Eyes: clear, med lemon, legs
Nose: clean, med- intensity, developing, oak (weird oak – chips?), smoke, melon, vanilla, bubble gum, confectionary
Mouth: dry (but noticeable residual sugar), low acid, med alcohol, med+ body, med flavour intensity, wood, melon, short length, citrus, vanilla
All in all: Acceptable quality: the strength lies in the existence of the non-intrusive flavour components and the med+ body, giving an impression of concentration, but a lack of acid leads to a tumbling structure, the finish is short, and there is a lack of real typicity. Drink now: not suitable for ageing.
Identity guess: Inexpensive Chardonnay from Australia; 2 years old.
Is really: Inexpensive Chardonnay from Australia; 1 year old.
[Tasted during WSET Diploma class – Section 1 – Week 3]
Of course the only wine I would nail in identity is Yellow Tail. I actually guessed in my head that it was Yellow Tail, but I was too afraid to answer when our instructor asked the class.
If you spend enough time with wine folks, turning your nose up at Yellow Tail is so reflexive that it’s almost an inside joke between us. But Yellow Tail is brilliant. They took a hold of their marketing reigns and went full speed, intending to do exactly what people wanted – an easy-drinking wine for the North American palate, complete with A+ marketing.
As great as it is to scoff at lower quality, all wines fit into some part of the wine world, no matter how difficult in shape that the pegs are to the holes. Yellow Tail is not “bad” wine – it’s like saying McDonalds is a good representation of an all-American burger, but it’s there for a reason, and the numbers can prove it. I would call myself a bit of a wine nerd, but I’m not going to turn a glass of this down if there’s no other wine to drink. I’m not that bad.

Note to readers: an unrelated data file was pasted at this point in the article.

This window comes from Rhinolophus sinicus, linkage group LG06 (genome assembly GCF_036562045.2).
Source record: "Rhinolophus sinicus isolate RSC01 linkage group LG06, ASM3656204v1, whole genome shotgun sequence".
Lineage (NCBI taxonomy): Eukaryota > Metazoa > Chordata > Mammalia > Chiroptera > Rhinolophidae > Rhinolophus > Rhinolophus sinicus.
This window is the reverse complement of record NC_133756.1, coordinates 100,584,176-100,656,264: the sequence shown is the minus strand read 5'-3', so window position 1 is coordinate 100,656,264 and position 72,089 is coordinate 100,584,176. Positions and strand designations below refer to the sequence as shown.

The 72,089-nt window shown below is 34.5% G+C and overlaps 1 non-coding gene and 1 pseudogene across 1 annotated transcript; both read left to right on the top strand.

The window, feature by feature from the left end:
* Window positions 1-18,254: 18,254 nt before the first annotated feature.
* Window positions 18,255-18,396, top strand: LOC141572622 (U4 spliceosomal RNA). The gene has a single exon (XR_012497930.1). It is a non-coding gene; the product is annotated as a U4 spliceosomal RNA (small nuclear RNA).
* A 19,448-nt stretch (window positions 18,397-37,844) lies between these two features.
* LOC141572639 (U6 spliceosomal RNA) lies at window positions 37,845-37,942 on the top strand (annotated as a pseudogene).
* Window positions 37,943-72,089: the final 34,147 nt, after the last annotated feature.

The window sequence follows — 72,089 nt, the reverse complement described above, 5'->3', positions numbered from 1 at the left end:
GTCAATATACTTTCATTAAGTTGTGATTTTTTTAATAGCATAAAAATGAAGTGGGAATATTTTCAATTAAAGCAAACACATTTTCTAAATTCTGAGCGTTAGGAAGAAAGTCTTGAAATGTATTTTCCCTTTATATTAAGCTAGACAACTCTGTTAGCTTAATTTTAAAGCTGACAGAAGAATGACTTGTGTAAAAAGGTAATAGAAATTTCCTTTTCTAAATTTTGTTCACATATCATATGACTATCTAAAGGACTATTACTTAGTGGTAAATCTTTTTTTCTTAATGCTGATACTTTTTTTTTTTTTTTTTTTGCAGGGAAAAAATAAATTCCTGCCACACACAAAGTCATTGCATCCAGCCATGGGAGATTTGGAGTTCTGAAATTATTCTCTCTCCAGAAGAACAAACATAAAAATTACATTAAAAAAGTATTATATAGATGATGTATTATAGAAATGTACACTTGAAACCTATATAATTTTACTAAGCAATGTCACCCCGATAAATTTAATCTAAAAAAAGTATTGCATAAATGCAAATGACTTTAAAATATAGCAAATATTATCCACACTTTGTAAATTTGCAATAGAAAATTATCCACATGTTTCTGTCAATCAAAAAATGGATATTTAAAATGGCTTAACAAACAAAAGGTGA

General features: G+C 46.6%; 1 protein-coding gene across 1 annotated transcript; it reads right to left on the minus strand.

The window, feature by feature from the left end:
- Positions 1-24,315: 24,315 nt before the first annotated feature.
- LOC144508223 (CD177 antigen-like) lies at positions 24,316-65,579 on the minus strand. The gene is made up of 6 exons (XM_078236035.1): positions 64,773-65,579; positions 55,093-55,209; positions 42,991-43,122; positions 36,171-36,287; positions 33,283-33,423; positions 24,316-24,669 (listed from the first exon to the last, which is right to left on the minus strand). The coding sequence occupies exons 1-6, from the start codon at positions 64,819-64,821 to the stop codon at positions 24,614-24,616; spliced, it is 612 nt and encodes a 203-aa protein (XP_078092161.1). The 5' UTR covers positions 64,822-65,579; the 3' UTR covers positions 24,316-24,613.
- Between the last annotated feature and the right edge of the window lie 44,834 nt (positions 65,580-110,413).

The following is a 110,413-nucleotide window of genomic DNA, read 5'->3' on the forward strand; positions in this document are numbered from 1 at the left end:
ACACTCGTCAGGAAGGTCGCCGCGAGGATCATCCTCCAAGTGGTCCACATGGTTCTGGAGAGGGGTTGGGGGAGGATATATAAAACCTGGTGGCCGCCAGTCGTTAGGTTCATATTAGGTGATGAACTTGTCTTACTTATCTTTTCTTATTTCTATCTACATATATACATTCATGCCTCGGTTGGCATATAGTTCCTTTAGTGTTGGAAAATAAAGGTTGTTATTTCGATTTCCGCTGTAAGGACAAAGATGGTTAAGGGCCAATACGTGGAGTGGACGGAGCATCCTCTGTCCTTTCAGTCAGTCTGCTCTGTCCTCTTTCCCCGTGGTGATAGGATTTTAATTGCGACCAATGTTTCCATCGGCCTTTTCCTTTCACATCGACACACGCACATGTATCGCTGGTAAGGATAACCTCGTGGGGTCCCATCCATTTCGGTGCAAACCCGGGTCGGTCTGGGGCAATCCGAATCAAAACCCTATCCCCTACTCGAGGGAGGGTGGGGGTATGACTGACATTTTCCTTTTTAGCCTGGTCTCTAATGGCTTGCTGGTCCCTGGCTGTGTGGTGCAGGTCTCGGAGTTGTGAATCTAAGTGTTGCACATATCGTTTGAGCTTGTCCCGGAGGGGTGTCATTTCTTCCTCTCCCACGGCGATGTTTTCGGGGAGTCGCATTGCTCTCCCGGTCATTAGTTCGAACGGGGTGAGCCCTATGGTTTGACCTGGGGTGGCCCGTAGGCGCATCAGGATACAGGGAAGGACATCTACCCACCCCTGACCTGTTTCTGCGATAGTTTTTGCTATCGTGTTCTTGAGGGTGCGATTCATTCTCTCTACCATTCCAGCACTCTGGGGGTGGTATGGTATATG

Yellow Tail is slowly in decline, but it feels like the dying voice of door-to-door evangelists – yes, I’m absolutely sure I don’t want to join you, so go away. Maybe it’s time for Yellow Tail to move on. It seems like Apothic Red is taking its place.
Oh right – the wine. I’m a sucker for a white with a thicker body, but the confected and fake oak from the nose along with a flabby structure made me deem it nothing other than acceptable. If anyone like me could pick up the fake oak (by oak chips or powder, I’m guessing), it must be pretty evident, because I suck at picking up oak as it is.
I’m not going to say “don’t buy this”, but I’m sure as hell going to say that there are more interesting things out there, and you should try them.
Producer: Yellow Tail
Sub-Region: South Eastern
Tasted: April 24, 2013